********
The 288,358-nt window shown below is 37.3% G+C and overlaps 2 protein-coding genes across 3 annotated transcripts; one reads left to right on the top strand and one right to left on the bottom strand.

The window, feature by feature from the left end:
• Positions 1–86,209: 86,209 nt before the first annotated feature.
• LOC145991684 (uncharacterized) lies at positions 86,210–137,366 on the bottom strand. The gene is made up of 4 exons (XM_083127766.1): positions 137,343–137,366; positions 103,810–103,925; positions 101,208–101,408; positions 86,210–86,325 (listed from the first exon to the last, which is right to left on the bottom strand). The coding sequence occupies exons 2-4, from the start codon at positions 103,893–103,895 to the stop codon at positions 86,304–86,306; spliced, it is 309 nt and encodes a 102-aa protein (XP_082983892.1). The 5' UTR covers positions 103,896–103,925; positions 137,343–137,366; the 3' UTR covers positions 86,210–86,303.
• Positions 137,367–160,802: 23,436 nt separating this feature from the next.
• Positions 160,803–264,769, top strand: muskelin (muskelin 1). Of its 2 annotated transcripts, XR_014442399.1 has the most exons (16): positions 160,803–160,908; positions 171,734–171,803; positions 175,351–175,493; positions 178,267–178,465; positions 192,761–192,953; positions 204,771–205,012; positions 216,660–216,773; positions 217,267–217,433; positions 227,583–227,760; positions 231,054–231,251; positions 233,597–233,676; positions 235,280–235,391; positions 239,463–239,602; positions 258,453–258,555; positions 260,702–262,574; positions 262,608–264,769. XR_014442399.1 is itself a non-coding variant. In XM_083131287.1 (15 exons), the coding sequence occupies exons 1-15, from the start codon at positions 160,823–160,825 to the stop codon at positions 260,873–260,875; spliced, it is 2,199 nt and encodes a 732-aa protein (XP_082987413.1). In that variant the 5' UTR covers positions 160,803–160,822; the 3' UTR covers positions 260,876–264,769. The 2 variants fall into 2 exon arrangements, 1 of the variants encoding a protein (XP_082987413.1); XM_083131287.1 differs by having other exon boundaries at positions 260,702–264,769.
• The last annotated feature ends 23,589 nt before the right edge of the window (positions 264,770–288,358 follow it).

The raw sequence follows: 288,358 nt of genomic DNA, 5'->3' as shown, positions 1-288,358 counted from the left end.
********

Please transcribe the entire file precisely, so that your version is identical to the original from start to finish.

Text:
The 288,358-nt window shown below is 37.3% G+C and overlaps 2 protein-coding genes across 3 annotated transcripts; one reads left to right on the top strand and one right to left on the bottom strand.

The window, feature by feature from the left end:
• Positions 1–86,209: 86,209 nt before the first annotated feature.
• LOC145991684 (uncharacterized) lies at positions 86,210–137,366 on the bottom strand. The gene is made up of 4 exons (XM_083127766.1): positions 137,343–137,366; positions 103,810–103,925; positions 101,208–101,408; positions 86,210–86,325 (listed from the first exon to the last, which is right to left on the bottom strand). The coding sequence occupies exons 2-4, from the start codon at positions 103,893–103,895 to the stop codon at positions 86,304–86,306; spliced, it is 309 nt and encodes a 102-aa protein (XP_082983892.1). The 5' UTR covers positions 103,896–103,925; positions 137,343–137,366; the 3' UTR covers positions 86,210–86,303.
• Positions 137,367–160,802: 23,436 nt separating this feature from the next.
• Positions 160,803–264,769, top strand: muskelin (muskelin 1). Of its 2 annotated transcripts, XR_014442399.1 has the most exons (16): positions 160,803–160,908; positions 171,734–171,803; positions 175,351–175,493; positions 178,267–178,465; positions 192,761–192,953; positions 204,771–205,012; positions 216,660–216,773; positions 217,267–217,433; positions 227,583–227,760; positions 231,054–231,251; positions 233,597–233,676; positions 235,280–235,391; positions 239,463–239,602; positions 258,453–258,555; positions 260,702–262,574; positions 262,608–264,769. XR_014442399.1 is itself a non-coding variant. In XM_083131287.1 (15 exons), the coding sequence occupies exons 1-15, from the start codon at positions 160,823–160,825 to the stop codon at positions 260,873–260,875; spliced, it is 2,199 nt and encodes a 732-aa protein (XP_082987413.1). In that variant the 5' UTR covers positions 160,803–160,822; the 3' UTR covers positions 260,876–264,769. The 2 variants fall into 2 exon arrangements, 1 of the variants encoding a protein (XP_082987413.1); XM_083131287.1 differs by having other exon boundaries at positions 260,702–264,769.
• The last annotated feature ends 23,589 nt before the right edge of the window (positions 264,770–288,358 follow it).

The raw sequence follows: 288,358 nt of genomic DNA, 5'->3' as shown, positions 1-288,358 counted from the left end.